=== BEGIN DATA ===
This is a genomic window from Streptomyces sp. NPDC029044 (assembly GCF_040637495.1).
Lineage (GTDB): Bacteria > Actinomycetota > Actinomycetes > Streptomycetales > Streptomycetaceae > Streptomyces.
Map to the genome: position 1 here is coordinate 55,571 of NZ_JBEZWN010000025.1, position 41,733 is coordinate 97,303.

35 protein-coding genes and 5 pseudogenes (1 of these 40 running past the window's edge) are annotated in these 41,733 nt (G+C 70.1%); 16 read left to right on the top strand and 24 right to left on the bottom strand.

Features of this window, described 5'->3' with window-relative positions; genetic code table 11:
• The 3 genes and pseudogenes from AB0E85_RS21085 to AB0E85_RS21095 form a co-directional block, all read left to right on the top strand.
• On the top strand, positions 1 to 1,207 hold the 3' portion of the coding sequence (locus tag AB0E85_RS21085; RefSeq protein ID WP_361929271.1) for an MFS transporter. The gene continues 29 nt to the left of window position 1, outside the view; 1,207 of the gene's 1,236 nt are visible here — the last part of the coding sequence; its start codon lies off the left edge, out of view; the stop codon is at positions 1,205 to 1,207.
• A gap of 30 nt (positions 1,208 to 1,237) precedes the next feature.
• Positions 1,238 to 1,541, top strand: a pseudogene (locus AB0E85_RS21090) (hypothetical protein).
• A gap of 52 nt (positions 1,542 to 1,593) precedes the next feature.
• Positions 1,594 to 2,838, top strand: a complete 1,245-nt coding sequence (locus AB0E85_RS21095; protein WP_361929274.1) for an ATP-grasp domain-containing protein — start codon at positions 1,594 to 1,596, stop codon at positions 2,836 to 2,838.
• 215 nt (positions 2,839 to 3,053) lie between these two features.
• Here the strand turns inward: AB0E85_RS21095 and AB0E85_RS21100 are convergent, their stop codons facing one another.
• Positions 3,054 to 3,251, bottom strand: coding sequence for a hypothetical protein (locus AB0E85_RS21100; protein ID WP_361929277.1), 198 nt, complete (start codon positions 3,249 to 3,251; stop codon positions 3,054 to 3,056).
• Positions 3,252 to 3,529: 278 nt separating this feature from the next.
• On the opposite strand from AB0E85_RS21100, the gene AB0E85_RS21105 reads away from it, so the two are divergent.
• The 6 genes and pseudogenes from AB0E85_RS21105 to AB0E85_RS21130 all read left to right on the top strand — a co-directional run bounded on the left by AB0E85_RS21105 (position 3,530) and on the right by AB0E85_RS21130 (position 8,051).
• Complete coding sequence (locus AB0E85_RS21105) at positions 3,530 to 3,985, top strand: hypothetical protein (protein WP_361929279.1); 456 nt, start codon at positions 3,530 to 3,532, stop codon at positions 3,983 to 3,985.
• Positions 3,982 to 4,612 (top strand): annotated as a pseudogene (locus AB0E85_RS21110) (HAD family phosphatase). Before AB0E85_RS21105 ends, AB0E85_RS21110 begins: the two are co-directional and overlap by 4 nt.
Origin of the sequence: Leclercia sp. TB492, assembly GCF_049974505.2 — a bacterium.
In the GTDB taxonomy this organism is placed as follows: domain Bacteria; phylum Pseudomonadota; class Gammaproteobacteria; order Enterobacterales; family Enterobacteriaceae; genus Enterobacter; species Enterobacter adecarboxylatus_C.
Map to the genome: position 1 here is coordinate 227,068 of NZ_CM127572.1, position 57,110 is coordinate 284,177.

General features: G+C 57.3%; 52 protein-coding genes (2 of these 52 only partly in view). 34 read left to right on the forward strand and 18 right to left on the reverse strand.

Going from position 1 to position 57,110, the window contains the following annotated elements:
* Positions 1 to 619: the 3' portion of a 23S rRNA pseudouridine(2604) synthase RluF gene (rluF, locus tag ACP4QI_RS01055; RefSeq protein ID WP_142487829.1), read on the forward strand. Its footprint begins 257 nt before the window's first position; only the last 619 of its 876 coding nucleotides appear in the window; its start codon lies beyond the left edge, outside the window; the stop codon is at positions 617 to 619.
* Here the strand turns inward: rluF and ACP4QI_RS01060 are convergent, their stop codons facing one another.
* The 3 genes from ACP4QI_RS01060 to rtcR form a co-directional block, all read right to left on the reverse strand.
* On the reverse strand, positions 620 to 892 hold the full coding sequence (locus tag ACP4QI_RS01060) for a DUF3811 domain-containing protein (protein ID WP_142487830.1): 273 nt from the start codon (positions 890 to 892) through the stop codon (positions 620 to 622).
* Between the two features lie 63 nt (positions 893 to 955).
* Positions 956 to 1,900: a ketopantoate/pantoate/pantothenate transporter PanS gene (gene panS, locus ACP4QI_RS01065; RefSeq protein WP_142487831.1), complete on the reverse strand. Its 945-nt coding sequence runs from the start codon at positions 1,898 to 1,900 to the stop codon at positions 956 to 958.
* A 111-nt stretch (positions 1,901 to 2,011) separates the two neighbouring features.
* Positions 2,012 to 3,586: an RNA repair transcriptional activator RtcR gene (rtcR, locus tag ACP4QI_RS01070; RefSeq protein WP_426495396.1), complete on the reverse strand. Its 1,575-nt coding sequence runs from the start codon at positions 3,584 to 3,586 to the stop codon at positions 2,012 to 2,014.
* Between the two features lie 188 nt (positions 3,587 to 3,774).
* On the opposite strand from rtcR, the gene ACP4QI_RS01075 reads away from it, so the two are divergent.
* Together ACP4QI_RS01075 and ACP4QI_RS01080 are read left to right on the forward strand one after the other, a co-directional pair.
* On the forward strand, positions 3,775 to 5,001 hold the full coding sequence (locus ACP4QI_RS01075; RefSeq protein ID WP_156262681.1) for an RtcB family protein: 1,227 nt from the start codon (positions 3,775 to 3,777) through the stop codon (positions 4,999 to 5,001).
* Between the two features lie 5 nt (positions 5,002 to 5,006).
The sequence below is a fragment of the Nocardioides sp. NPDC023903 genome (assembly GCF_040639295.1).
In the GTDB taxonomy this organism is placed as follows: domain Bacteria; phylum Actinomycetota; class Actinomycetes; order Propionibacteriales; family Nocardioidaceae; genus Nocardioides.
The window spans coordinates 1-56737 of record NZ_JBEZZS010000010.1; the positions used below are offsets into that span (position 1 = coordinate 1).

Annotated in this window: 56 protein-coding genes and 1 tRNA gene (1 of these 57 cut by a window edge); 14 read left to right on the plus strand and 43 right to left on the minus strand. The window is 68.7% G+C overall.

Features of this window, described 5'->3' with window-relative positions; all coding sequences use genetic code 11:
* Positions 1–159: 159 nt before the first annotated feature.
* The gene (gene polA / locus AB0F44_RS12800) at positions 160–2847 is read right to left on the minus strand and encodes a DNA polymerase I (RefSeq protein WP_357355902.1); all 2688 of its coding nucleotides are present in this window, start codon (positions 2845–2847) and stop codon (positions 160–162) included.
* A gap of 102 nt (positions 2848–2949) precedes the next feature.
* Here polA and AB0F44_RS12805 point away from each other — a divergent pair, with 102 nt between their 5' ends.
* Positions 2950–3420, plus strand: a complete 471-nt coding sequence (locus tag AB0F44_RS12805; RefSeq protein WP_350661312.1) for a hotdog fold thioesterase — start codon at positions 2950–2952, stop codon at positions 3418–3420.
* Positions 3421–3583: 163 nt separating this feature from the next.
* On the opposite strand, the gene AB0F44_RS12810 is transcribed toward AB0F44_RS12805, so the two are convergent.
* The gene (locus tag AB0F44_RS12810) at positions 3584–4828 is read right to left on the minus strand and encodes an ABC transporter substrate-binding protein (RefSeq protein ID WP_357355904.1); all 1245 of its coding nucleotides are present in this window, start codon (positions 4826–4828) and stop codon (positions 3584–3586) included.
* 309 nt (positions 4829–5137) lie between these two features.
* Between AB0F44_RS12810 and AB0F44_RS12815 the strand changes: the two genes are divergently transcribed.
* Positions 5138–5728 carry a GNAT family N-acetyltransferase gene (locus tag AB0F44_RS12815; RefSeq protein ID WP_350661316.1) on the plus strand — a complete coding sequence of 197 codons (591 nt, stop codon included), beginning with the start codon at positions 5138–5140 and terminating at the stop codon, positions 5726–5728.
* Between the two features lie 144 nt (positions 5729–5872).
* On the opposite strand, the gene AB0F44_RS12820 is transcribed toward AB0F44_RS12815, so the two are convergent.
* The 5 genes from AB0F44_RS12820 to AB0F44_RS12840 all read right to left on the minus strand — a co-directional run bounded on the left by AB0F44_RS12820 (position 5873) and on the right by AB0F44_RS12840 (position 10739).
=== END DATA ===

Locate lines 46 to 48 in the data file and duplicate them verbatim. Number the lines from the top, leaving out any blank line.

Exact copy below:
* Here polA and AB0F44_RS12805 point away from each other — a divergent pair, with 102 nt between their 5' ends.
* Positions 2950–3420, plus strand: a complete 471-nt coding sequence (locus tag AB0F44_RS12805; RefSeq protein WP_350661312.1) for a hotdog fold thioesterase — start codon at positions 2950–2952, stop codon at positions 3418–3420.
* Positions 3421–3583: 163 nt separating this feature from the next.